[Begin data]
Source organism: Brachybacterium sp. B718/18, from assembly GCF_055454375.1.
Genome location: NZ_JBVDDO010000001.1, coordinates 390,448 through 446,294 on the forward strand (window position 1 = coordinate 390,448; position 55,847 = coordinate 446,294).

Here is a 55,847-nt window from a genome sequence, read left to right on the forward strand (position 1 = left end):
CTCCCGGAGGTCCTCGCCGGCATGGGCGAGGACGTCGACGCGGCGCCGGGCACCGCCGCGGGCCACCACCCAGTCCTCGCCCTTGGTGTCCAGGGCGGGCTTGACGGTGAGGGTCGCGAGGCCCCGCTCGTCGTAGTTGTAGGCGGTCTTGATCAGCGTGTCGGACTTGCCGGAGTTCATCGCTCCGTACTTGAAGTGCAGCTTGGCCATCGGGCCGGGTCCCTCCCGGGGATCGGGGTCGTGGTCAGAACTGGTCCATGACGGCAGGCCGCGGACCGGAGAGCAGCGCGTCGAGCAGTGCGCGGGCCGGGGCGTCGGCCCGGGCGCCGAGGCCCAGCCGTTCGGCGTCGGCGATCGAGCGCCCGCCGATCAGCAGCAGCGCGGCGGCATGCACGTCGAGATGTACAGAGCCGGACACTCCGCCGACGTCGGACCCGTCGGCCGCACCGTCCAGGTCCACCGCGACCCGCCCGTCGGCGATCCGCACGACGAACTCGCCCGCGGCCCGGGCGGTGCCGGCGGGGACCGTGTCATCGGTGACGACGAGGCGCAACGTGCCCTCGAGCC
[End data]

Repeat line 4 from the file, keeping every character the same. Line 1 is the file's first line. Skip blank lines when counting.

CTCCCGGAGGTCCTCGCCGGCATGGGCGAGGACGTCGACGCGGCGCCGGGCACCGCCGCGGGCCACCACCCAGTCCTCGCCCTTGGTGTCCAGGGCGGGCTTGACGGTGAGGGTCGCGAGGCCCCGCTCGTCGTAGTTGTAGGCGGTCTTGATCAGCGTGTCGGACTTGCCGGAGTTCATCGCTCCGTACTTGAAGTGCAGCTTGGCCATCGGGCCGGGTCCCTCCCGGGGATCGGGGTCGTGGTCAGAACTGGTCCATGACGGCAGGCCGCGGACCGGAGAGCAGCGCGTCGAGCAGTGCGCGGGCCGGGGCGTCGGCCCGGGCGCCGAGGCCCAGCCGTTCGGCGTCGGCGATCGAGCGCCCGCCGATCAGCAGCAGCGCGGCGGCATGCACGTCGAGATGTACAGAGCCGGACACTCCGCCGACGTCGGACCCGTCGGCCGCACCGTCCAGGTCCACCGCGACCCGCCCGTCGGCGATCCGCACGACGAACTCGCCCGCGGCCCGGGCGGTGCCGGCGGGGACCGTGTCATCGGTGACGACGAGGCGCAACGTGCCCTCGAGCC